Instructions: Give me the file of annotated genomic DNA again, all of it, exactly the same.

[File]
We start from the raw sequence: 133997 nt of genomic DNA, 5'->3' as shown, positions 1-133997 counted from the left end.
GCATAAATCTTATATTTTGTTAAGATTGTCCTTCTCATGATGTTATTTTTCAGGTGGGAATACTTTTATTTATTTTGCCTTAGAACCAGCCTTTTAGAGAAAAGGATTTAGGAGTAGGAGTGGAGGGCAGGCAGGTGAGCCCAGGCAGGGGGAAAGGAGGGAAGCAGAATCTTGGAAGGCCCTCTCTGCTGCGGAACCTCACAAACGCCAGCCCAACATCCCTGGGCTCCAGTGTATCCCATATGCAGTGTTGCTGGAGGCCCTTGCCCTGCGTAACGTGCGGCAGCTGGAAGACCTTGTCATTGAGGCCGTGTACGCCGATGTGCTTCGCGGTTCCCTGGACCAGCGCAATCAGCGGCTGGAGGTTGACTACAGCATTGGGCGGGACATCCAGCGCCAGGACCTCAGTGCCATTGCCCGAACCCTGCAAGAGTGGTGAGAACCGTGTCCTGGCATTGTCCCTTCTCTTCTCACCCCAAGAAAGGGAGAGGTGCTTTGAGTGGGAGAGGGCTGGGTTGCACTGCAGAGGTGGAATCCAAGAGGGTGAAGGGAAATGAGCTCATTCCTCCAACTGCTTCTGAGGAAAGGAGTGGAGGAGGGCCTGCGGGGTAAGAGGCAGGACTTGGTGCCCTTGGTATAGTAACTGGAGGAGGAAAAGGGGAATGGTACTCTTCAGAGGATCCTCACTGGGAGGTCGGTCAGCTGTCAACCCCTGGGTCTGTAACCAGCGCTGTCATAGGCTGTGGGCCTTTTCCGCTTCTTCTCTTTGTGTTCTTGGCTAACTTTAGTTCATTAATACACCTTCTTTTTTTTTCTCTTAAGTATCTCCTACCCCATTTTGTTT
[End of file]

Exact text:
We start from the raw sequence: 133997 nt of genomic DNA, 5'->3' as shown, positions 1-133997 counted from the left end.
GCATAAATCTTATATTTTGTTAAGATTGTCCTTCTCATGATGTTATTTTTCAGGTGGGAATACTTTTATTTATTTTGCCTTAGAACCAGCCTTTTAGAGAAAAGGATTTAGGAGTAGGAGTGGAGGGCAGGCAGGTGAGCCCAGGCAGGGGGAAAGGAGGGAAGCAGAATCTTGGAAGGCCCTCTCTGCTGCGGAACCTCACAAACGCCAGCCCAACATCCCTGGGCTCCAGTGTATCCCATATGCAGTGTTGCTGGAGGCCCTTGCCCTGCGTAACGTGCGGCAGCTGGAAGACCTTGTCATTGAGGCCGTGTACGCCGATGTGCTTCGCGGTTCCCTGGACCAGCGCAATCAGCGGCTGGAGGTTGACTACAGCATTGGGCGGGACATCCAGCGCCAGGACCTCAGTGCCATTGCCCGAACCCTGCAAGAGTGGTGAGAACCGTGTCCTGGCATTGTCCCTTCTCTTCTCACCCCAAGAAAGGGAGAGGTGCTTTGAGTGGGAGAGGGCTGGGTTGCACTGCAGAGGTGGAATCCAAGAGGGTGAAGGGAAATGAGCTCATTCCTCCAACTGCTTCTGAGGAAAGGAGTGGAGGAGGGCCTGCGGGGTAAGAGGCAGGACTTGGTGCCCTTGGTATAGTAACTGGAGGAGGAAAAGGGGAATGGTACTCTTCAGAGGATCCTCACTGGGAGGTCGGTCAGCTGTCAACCCCTGGGTCTGTAACCAGCGCTGTCATAGGCTGTGGGCCTTTTCCGCTTCTTCTCTTTGTGTTCTTGGCTAACTTTAGTTCATTAATACACCTTCTTTTTTTTTCTCTTAAGTATCTCCTACCCCATTTTGTTT